FULTON MARKET — Nearly 60 students were treated to a surprise visit from former President Barack Obama as part of a special event organized by his foundation Monday.
Obama made a special appearance in at 167 Green Street in Fulton Market to participate in a four-person panel discussing the future of Chicago, hopes for the future of the city’s youth and what barriers they face. Students representing various Chicago schools and 12 youth-serving organizations were invited to the event.
The former president was greeted with applause and smiles from students as he stepped onto the stage to join the rest of the panelists. Obama was seen voting in Chicago’s municipal elections Monday morning with his wife, Michelle Obama, who surprised a different group of students later in the day in Hyde Park.
Panelists included Chicago Bulls player Ayo Dosunmo; Chicago Bulls Creative Strategy and Design Advisor Don C.; Adeeb Borden, sophomore at Butler College Prep; and Aniya Hill, senior at North Lawndale College Prep. Both students are actively involved in their communities, Hill being the president of the student group, the Peace Warriors and Borden CEO of Black Youth Leadership 21.
In collaboration with local businesses and Nike, students were also able to participate in a wide range of activities including yoga, meditation, art therapy and a hair product creation tutorial.
Obama talked about his background as a community organizer in Chicago and how he felt the city didn’t have enough resources for youth to come together and share their experiences. He also said he learned that teamwork and collaboration was the way to tackle community issues and make change.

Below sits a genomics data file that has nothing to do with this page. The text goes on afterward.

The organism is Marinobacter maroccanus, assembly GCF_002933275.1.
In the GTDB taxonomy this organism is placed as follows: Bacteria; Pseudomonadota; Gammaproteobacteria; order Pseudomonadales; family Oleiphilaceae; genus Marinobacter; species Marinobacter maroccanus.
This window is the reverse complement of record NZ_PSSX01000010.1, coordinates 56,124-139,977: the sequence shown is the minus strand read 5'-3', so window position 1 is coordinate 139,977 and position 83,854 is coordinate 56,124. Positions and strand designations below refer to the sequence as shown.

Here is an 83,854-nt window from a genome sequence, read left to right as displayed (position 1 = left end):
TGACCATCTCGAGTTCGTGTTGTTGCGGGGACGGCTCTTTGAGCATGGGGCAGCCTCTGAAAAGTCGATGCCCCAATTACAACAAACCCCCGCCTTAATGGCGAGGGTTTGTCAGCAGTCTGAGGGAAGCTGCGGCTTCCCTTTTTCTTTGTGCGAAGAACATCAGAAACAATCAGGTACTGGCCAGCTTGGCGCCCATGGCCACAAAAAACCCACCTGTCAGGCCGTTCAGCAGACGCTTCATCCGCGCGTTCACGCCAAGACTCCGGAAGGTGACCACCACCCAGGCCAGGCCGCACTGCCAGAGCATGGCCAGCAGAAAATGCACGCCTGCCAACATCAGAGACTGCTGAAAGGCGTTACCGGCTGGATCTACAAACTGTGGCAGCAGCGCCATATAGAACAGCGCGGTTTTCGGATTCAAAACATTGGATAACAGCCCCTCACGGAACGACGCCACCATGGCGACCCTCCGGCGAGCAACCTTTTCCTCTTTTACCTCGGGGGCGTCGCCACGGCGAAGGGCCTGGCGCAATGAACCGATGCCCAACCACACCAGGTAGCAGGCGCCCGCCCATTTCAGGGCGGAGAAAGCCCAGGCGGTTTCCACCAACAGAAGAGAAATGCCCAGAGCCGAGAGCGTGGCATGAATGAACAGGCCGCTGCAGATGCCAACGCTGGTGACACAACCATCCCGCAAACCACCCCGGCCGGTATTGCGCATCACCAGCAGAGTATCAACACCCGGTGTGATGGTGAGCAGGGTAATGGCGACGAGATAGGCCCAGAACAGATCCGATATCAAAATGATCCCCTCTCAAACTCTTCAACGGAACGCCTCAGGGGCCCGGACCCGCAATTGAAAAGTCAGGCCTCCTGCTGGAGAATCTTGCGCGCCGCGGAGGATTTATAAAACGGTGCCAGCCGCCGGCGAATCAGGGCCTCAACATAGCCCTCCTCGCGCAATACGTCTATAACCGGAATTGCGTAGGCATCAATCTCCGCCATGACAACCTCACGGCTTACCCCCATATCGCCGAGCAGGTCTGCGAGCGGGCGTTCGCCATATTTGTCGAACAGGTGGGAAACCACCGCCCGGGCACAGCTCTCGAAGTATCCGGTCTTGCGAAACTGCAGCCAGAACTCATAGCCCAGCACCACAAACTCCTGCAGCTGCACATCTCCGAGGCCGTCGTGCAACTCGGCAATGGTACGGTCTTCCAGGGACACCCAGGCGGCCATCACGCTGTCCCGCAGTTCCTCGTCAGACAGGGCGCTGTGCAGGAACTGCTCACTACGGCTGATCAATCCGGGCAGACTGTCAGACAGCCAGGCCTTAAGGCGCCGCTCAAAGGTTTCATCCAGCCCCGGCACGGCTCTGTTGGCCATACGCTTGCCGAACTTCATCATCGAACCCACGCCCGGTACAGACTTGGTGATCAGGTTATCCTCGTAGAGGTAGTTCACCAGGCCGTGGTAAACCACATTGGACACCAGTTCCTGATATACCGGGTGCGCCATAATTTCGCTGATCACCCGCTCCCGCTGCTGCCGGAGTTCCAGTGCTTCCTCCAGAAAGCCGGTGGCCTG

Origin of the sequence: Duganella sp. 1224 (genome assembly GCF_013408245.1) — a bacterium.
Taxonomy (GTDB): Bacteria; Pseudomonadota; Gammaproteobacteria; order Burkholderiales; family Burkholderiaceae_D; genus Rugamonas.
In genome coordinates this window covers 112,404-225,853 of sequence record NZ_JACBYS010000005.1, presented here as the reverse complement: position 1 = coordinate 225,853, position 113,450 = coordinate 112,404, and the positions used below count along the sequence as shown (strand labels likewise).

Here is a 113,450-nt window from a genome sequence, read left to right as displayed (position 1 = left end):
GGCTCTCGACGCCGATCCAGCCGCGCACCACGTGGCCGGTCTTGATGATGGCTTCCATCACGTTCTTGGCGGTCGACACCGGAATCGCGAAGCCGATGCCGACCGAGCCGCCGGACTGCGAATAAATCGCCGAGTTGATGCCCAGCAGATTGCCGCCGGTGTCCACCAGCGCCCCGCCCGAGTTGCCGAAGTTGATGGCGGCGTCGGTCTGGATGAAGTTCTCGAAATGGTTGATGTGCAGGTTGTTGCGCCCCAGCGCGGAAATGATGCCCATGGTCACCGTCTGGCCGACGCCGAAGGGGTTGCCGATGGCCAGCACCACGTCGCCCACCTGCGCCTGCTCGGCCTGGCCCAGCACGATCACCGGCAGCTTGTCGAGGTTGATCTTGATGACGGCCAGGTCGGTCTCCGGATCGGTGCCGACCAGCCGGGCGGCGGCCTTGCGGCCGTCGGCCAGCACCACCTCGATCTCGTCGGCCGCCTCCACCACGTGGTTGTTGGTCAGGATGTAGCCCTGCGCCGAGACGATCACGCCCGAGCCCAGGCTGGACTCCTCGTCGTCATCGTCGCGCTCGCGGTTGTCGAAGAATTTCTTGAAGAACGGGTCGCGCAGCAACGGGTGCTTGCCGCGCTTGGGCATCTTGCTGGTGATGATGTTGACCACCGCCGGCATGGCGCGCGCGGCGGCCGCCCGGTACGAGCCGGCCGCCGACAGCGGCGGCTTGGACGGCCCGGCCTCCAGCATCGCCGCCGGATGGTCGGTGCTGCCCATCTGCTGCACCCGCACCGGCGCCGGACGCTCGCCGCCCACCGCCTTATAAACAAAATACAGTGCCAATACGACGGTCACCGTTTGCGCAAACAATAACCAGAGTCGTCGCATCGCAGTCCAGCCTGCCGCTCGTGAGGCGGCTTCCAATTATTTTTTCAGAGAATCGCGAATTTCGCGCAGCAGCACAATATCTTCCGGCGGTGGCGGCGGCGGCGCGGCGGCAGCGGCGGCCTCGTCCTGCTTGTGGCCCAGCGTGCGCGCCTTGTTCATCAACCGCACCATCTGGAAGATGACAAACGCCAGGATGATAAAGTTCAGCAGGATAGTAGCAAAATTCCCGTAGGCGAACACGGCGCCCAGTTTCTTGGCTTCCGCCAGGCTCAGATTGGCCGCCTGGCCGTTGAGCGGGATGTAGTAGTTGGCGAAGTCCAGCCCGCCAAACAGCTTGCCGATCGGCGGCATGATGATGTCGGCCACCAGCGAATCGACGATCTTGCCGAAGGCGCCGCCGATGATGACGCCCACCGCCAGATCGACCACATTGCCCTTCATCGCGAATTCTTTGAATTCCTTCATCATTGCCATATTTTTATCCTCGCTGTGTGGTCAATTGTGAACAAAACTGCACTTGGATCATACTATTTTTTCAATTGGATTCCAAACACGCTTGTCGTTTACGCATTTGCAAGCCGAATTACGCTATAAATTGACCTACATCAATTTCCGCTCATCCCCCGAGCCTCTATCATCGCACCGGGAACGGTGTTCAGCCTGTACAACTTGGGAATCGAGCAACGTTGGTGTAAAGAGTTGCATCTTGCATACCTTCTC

“That kind of team building in communities. We don’t do enough of that. And part of it is because it’s not encouraged,” Obama said. “We don’t have a lot of spaces where young people can come together, share their experiences, talk about what’s going on, and then say hey, ‘What can we do about this if we work together?'”
The former president then asked the youth panelists about challenges they have faced when organizing their peers or working toward personal goals.
“What are the frustrations that you have when you try to do something? Is it that young people aren’t interested in what you’re trying to do? Is it old heads and adults that basically don’t listen and pay attention?” Obama asked.
Hill, Borden and Dosunmo said it is a mix of sometimes getting young men to participate, not being taken seriously by adults and learning how to deal with negativity when trying to achieve longterm goals.
“I think the barriers that we face in this city is not having conversations and role models like this come and talk [to us] because just these conversations … can go a long way, this can make anybody in this room gonna go 1,000 times harder,” Dosunmo said.
The former president said he hopes the foundation can organize more events like Monday’s once the Obama Presidential Center in Jackson Park is completed. The sprawling project started construction in August 2021 and is set to wrap in 2025.
“Once we set it up, we want that to be a convening space where we can have events like this all the time. Not just once in a while, but an open space, meeting rooms, facilities, activities that give people the opportunity to realize you’re not alone in whatever it is that you’re doing. That a lot of other people have the same experiences,” Obama said.
This article originally appeared in Block Club Chicago, read the full article here.